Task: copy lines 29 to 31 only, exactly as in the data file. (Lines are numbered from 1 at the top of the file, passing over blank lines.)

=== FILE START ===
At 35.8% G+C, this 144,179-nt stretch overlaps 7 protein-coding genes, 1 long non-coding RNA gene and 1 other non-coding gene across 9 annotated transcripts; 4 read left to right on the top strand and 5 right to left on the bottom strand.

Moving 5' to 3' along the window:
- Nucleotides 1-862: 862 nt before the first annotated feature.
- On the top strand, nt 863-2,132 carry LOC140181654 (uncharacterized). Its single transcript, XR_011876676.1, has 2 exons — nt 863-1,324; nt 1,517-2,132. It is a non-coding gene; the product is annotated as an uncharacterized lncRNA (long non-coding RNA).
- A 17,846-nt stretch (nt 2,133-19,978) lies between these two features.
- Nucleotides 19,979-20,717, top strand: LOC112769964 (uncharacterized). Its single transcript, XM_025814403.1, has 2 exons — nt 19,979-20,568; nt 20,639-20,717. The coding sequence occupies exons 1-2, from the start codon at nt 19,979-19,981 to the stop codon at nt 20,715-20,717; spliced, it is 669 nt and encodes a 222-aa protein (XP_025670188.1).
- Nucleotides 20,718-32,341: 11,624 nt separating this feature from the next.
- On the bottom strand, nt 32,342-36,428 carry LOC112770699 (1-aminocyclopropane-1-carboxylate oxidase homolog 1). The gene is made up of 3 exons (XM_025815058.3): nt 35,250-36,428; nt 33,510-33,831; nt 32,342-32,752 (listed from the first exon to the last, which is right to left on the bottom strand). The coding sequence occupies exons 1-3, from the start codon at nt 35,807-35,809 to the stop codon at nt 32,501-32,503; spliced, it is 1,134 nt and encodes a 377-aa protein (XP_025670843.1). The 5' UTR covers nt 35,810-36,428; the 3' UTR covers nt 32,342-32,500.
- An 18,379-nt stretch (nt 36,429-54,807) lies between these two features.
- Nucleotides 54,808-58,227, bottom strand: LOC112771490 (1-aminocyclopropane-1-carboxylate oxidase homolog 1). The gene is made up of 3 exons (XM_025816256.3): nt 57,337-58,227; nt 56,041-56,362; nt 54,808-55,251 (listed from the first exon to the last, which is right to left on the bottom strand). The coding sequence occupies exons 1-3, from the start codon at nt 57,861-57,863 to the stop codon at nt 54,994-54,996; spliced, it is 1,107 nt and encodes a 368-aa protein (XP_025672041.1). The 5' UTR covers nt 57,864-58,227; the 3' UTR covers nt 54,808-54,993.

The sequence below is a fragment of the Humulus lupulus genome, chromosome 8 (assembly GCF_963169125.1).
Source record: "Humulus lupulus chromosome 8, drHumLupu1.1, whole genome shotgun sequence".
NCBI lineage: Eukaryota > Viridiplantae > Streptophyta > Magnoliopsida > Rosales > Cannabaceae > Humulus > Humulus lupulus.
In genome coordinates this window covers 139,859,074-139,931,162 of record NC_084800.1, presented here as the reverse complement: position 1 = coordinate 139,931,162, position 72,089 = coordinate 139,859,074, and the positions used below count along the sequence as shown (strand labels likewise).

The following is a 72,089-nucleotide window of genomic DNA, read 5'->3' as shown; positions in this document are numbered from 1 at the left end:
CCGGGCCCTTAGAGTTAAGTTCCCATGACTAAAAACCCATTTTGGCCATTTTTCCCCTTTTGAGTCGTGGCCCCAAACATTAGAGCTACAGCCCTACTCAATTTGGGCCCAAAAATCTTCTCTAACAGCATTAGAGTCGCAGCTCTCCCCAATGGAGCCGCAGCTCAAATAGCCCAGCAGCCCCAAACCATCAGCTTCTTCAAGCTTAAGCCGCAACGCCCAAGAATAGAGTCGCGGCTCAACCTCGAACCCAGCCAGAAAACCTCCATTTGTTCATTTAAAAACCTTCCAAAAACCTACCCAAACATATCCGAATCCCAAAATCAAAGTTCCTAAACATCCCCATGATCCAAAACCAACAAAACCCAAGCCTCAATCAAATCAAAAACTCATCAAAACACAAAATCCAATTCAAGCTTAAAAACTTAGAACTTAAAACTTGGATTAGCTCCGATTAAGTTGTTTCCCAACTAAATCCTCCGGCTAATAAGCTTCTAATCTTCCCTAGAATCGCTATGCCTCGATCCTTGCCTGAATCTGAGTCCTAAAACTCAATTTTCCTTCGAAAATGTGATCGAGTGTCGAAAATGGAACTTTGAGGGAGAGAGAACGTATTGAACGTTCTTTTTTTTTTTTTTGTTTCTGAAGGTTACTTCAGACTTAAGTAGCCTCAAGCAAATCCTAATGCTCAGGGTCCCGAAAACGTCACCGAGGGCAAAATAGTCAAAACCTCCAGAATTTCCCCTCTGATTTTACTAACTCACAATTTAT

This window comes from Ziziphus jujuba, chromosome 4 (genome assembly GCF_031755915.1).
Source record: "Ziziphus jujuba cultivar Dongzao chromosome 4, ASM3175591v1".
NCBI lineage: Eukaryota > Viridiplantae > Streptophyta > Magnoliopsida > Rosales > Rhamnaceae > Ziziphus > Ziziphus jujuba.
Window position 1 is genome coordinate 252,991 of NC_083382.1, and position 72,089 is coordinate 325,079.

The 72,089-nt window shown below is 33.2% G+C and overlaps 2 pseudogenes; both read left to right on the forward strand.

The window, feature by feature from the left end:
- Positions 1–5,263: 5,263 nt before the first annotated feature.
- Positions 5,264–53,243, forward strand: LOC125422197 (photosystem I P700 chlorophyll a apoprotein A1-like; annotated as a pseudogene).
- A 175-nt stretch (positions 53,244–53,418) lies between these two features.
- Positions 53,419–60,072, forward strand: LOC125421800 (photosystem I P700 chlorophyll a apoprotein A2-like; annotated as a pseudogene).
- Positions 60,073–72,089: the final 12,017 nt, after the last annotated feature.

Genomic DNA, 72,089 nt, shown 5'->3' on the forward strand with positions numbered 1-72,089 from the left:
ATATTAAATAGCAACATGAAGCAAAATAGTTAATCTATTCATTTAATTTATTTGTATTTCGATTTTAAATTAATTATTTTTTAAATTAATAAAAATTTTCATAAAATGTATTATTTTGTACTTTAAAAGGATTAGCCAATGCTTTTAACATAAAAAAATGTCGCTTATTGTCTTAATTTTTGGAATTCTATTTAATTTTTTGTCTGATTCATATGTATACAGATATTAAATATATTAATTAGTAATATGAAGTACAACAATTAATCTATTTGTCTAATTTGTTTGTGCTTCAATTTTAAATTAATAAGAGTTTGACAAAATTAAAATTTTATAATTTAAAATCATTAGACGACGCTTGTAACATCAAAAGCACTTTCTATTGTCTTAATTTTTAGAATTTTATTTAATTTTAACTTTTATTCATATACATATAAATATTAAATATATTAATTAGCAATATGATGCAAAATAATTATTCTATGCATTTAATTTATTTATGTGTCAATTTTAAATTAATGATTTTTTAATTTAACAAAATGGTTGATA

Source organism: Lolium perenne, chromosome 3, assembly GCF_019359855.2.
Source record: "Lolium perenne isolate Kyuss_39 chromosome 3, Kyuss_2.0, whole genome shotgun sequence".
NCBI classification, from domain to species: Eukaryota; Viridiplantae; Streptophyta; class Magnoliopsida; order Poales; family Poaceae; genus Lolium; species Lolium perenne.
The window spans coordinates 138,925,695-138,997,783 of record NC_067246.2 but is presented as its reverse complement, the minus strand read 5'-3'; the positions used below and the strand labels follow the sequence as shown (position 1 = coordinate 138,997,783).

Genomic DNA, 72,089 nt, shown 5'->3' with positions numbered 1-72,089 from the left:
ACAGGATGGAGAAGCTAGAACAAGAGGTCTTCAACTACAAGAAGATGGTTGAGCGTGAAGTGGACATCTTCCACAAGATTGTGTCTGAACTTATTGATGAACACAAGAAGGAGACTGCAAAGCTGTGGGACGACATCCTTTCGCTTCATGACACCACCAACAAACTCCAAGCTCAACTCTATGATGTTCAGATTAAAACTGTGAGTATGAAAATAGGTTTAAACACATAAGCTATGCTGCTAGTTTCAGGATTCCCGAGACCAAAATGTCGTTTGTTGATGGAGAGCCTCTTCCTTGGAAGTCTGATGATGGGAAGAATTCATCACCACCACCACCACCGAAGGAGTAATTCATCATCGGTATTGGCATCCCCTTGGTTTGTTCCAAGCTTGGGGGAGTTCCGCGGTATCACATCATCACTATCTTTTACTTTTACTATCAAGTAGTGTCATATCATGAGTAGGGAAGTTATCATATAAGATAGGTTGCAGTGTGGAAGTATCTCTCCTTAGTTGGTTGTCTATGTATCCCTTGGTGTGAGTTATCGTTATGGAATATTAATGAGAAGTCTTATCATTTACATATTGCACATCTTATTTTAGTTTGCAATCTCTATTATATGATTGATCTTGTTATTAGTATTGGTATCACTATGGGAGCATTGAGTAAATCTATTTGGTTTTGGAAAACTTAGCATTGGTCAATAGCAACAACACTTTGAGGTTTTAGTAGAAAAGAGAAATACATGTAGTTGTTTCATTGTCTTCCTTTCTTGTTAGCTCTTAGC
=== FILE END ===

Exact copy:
ATATTAAATAGCAACATGAAGCAAAATAGTTAATCTATTCATTTAATTTATTTGTATTTCGATTTTAAATTAATTATTTTTTAAATTAATAAAAATTTTCATAAAATGTATTATTTTGTACTTTAAAAGGATTAGCCAATGCTTTTAACATAAAAAAATGTCGCTTATTGTCTTAATTTTTGGAATTCTATTTAATTTTTTGTCTGATTCATATGTATACAGATATTAAATATATTAATTAGTAATATGAAGTACAACAATTAATCTATTTGTCTAATTTGTTTGTGCTTCAATTTTAAATTAATAAGAGTTTGACAAAATTAAAATTTTATAATTTAAAATCATTAGACGACGCTTGTAACATCAAAAGCACTTTCTATTGTCTTAATTTTTAGAATTTTATTTAATTTTAACTTTTATTCATATACATATAAATATTAAATATATTAATTAGCAATATGATGCAAAATAATTATTCTATGCATTTAATTTATTTATGTGTCAATTTTAAATTAATGATTTTTTAATTTAACAAAATGGTTGATA

Source organism: Lolium perenne, chromosome 3, assembly GCF_019359855.2.
Source record: "Lolium perenne isolate Kyuss_39 chromosome 3, Kyuss_2.0, whole genome shotgun sequence".